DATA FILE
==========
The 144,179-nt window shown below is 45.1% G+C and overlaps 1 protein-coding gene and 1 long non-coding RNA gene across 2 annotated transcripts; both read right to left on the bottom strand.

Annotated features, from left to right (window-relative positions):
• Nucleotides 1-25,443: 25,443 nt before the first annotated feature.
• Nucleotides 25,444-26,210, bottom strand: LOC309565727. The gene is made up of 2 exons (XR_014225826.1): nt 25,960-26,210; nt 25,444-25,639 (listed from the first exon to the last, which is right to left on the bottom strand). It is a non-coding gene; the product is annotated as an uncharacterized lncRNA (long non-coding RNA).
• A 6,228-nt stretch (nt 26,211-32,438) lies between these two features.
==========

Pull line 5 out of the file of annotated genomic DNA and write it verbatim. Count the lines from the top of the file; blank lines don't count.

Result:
• A 6,228-nt stretch (nt 26,211-32,438) lies between these two features.